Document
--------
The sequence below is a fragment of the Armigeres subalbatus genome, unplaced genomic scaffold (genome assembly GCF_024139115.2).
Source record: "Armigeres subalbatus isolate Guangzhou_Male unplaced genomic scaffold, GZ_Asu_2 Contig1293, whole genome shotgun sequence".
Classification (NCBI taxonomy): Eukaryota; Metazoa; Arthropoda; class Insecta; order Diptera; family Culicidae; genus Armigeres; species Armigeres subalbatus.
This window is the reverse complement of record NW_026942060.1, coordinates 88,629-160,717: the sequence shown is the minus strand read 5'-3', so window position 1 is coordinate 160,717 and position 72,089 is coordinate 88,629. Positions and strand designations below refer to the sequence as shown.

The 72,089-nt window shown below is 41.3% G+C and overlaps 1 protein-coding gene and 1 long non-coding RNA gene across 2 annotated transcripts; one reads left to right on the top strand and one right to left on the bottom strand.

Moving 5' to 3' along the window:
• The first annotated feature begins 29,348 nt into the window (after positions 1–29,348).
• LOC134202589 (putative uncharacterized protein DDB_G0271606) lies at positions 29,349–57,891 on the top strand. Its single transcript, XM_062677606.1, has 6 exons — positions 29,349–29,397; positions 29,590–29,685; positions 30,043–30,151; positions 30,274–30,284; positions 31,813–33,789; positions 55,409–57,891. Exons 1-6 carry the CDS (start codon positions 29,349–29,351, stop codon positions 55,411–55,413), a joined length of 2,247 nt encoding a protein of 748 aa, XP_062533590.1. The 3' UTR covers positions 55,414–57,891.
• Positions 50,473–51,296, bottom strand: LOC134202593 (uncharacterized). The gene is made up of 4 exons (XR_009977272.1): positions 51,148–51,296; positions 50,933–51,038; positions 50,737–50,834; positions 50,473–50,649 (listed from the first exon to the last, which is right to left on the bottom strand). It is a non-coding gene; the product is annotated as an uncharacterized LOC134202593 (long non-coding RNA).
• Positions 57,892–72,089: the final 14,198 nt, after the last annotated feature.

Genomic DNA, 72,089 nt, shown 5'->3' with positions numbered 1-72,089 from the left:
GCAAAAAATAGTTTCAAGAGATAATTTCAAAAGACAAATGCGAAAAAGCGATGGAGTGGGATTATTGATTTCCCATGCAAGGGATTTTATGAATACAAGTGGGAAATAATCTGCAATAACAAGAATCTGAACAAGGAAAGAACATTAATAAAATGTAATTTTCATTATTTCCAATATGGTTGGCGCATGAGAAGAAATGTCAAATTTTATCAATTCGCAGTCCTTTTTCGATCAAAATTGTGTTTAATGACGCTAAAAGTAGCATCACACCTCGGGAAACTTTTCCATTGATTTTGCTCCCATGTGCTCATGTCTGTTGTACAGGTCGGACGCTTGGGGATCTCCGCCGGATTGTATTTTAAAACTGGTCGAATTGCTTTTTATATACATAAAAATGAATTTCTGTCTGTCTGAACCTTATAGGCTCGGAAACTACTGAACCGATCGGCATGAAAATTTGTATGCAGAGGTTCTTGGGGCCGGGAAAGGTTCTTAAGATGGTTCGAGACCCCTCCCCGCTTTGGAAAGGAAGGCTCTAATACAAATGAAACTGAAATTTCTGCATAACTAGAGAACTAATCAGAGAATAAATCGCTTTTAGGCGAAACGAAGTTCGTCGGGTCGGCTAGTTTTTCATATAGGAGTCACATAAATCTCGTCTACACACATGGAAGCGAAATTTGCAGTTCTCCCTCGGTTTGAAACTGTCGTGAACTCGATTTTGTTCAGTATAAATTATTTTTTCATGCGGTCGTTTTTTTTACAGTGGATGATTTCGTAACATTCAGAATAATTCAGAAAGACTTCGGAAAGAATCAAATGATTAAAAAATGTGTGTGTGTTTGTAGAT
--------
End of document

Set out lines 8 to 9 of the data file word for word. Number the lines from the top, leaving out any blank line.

• LOC134202589 (putative uncharacterized protein DDB_G0271606) lies at positions 29,349–57,891 on the top strand. Its single transcript, XM_062677606.1, has 6 exons — positions 29,349–29,397; positions 29,590–29,685; positions 30,043–30,151; positions 30,274–30,284; positions 31,813–33,789; positions 55,409–57,891. Exons 1-6 carry the CDS (start codon positions 29,349–29,351, stop codon positions 55,411–55,413), a joined length of 2,247 nt encoding a protein of 748 aa, XP_062533590.1. The 3' UTR covers positions 55,414–57,891.
• Positions 50,473–51,296, bottom strand: LOC134202593 (uncharacterized). The gene is made up of 4 exons (XR_009977272.1): positions 51,148–51,296; positions 50,933–51,038; positions 50,737–50,834; positions 50,473–50,649 (listed from the first exon to the last, which is right to left on the bottom strand). It is a non-coding gene; the product is annotated as an uncharacterized LOC134202593 (long non-coding RNA).